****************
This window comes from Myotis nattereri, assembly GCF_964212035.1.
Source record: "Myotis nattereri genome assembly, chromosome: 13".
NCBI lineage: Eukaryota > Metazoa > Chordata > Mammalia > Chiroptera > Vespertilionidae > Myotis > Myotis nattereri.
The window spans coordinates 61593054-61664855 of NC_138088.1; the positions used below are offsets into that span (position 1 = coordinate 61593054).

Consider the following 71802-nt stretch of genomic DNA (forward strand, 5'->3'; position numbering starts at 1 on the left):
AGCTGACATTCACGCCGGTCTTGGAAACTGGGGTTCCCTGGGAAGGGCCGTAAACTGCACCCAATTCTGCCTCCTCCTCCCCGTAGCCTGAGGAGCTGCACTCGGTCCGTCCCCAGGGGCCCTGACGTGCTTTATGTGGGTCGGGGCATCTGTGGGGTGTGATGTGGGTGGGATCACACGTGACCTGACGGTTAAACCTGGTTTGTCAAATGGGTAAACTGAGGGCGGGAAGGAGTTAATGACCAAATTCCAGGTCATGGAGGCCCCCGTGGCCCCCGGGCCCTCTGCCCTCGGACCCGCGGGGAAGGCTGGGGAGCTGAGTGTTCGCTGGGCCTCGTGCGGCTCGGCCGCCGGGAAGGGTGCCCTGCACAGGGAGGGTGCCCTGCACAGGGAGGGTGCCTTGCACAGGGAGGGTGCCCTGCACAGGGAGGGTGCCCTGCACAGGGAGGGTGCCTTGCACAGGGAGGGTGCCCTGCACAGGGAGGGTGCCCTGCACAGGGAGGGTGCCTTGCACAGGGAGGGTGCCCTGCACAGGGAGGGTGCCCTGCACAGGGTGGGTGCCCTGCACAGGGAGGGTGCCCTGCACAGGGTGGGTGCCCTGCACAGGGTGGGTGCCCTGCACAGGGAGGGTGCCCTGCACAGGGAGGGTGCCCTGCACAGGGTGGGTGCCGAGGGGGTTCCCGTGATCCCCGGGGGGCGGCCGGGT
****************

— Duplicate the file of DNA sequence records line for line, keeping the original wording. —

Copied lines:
This window comes from Myotis nattereri, assembly GCF_964212035.1.
Source record: "Myotis nattereri genome assembly, chromosome: 13".
NCBI lineage: Eukaryota > Metazoa > Chordata > Mammalia > Chiroptera > Vespertilionidae > Myotis > Myotis nattereri.
The window spans coordinates 61593054-61664855 of NC_138088.1; the positions used below are offsets into that span (position 1 = coordinate 61593054).

Consider the following 71802-nt stretch of genomic DNA (forward strand, 5'->3'; position numbering starts at 1 on the left):
AGCTGACATTCACGCCGGTCTTGGAAACTGGGGTTCCCTGGGAAGGGCCGTAAACTGCACCCAATTCTGCCTCCTCCTCCCCGTAGCCTGAGGAGCTGCACTCGGTCCGTCCCCAGGGGCCCTGACGTGCTTTATGTGGGTCGGGGCATCTGTGGGGTGTGATGTGGGTGGGATCACACGTGACCTGACGGTTAAACCTGGTTTGTCAAATGGGTAAACTGAGGGCGGGAAGGAGTTAATGACCAAATTCCAGGTCATGGAGGCCCCCGTGGCCCCCGGGCCCTCTGCCCTCGGACCCGCGGGGAAGGCTGGGGAGCTGAGTGTTCGCTGGGCCTCGTGCGGCTCGGCCGCCGGGAAGGGTGCCCTGCACAGGGAGGGTGCCCTGCACAGGGAGGGTGCCTTGCACAGGGAGGGTGCCCTGCACAGGGAGGGTGCCCTGCACAGGGAGGGTGCCTTGCACAGGGAGGGTGCCCTGCACAGGGAGGGTGCCCTGCACAGGGAGGGTGCCTTGCACAGGGAGGGTGCCCTGCACAGGGAGGGTGCCCTGCACAGGGTGGGTGCCCTGCACAGGGAGGGTGCCCTGCACAGGGTGGGTGCCCTGCACAGGGTGGGTGCCCTGCACAGGGAGGGTGCCCTGCACAGGGAGGGTGCCCTGCACAGGGTGGGTGCCGAGGGGGTTCCCGTGATCCCCGGGGGGCGGCCGGGT